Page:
You could call it the industry of human misery. Close to the heart of a magnificent medieval city in Italy, a pretty young girl is brutally murdered. Another pretty young girl, her good-looking boyfriend in tow, is accused of the crime. Her unlined 20-year-old face, bemused, or suddenly alive with a brilliant smile, mesmerises the cameras. The dark suspicions of the prosecution are leaked to the media: it was the night after Halloween, there were illegal drugs, suspicions of an orgy and a satanic rite; a virginal victim who refused to play along, petty resentments and jealousies that boiled over – then the slashing of a knife, screams of terror and pain, blood everywhere, a slow and hideous death; then through the small hours the clean-up and the infernally cunning cover-up...
It is a compelling story, and in the three years since Meredith Kercher's death, Amanda Knox and Raffaele Sollecito have attained a terrible sort of fame. And when the couple come up for appeal in Perugia in two weeks time, the whole saga will be rehearsed again.
Everybody has a vague idea of what was supposed to have happened on that winter's night in Perugia; most people, their eyes gliding over the headlines and the now-familiar faces, probably assume the story is as it has been told and that Amanda Knox has got exactly what she deserves.
We all know Amanda Knox. Or we think we do. Within days of Meredith's murder, police and prosecutors made it clear that the American student and her southern-Italian boyfriend Raffaele Sollecito were in the frame. "Caso chiuso," said the police, "case closed". In an all-night interrogation session, Amanda had finally buckled. She did not admit guilt, but conceded that she had been in the cottage she shared with Meredith Kercher when her flatmate was killed. She had heard the screams, she had put her fingers in her ears, and she knew the identity of the killer.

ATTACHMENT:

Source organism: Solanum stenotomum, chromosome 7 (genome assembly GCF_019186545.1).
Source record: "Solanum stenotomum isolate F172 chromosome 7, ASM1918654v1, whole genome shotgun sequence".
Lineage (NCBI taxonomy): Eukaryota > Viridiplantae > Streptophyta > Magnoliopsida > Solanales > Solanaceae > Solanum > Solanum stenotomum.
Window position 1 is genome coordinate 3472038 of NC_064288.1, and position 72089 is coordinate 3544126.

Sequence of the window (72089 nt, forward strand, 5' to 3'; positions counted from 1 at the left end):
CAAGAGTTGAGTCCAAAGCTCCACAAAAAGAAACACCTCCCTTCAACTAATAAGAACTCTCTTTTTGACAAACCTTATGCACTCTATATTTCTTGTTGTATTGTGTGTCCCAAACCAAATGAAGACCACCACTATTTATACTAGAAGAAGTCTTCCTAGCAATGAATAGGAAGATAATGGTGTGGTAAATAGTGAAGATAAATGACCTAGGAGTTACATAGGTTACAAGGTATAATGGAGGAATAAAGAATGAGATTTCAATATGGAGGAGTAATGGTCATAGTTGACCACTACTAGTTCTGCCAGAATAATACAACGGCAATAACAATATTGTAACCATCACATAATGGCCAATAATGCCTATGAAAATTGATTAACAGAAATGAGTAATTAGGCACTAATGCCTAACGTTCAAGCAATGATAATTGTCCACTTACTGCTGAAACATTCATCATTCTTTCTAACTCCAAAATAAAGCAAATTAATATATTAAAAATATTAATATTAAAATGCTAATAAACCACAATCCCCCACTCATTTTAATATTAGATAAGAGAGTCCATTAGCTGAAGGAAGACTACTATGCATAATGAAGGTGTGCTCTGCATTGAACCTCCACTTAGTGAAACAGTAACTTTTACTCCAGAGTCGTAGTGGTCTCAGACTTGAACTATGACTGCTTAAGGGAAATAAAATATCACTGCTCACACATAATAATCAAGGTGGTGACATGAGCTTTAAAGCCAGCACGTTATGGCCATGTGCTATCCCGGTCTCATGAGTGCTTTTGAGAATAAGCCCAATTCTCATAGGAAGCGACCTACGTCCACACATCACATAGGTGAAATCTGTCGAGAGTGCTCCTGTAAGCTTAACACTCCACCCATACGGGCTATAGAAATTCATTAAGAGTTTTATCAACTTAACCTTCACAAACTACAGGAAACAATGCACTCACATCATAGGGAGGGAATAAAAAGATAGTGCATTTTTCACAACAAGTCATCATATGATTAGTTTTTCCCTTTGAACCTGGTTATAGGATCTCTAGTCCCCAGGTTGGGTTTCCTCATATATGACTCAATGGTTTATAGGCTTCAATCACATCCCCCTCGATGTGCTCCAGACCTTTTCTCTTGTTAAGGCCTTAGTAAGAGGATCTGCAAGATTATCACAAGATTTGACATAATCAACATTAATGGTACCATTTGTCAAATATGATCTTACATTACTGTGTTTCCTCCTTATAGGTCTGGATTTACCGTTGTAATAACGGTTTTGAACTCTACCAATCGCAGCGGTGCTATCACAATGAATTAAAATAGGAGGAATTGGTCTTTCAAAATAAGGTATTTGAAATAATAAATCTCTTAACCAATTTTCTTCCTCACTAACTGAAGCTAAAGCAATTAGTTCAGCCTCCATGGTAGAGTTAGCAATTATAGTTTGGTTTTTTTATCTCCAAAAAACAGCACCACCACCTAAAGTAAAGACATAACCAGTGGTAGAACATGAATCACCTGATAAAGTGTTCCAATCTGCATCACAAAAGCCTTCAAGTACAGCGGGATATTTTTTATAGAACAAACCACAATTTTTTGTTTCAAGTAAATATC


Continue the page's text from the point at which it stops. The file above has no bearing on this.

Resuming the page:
For three years, Amanda Knox has been trying to undo and live down that admission. At the first attempt, in the trial for murder that concluded in January this year, she and Raffaele failed miserably. The "orgy" scenario had long been scotched for lack of evidence, a convincing motive was missing, and the African barman Amanda had named as the killer had a watertight alibi. But, nonetheless, the jury decided that the prosecution's case was strong enough for the couple to be convicted of murder and for Amanda to be sent to jail for 26 years, and Raffaele for 25.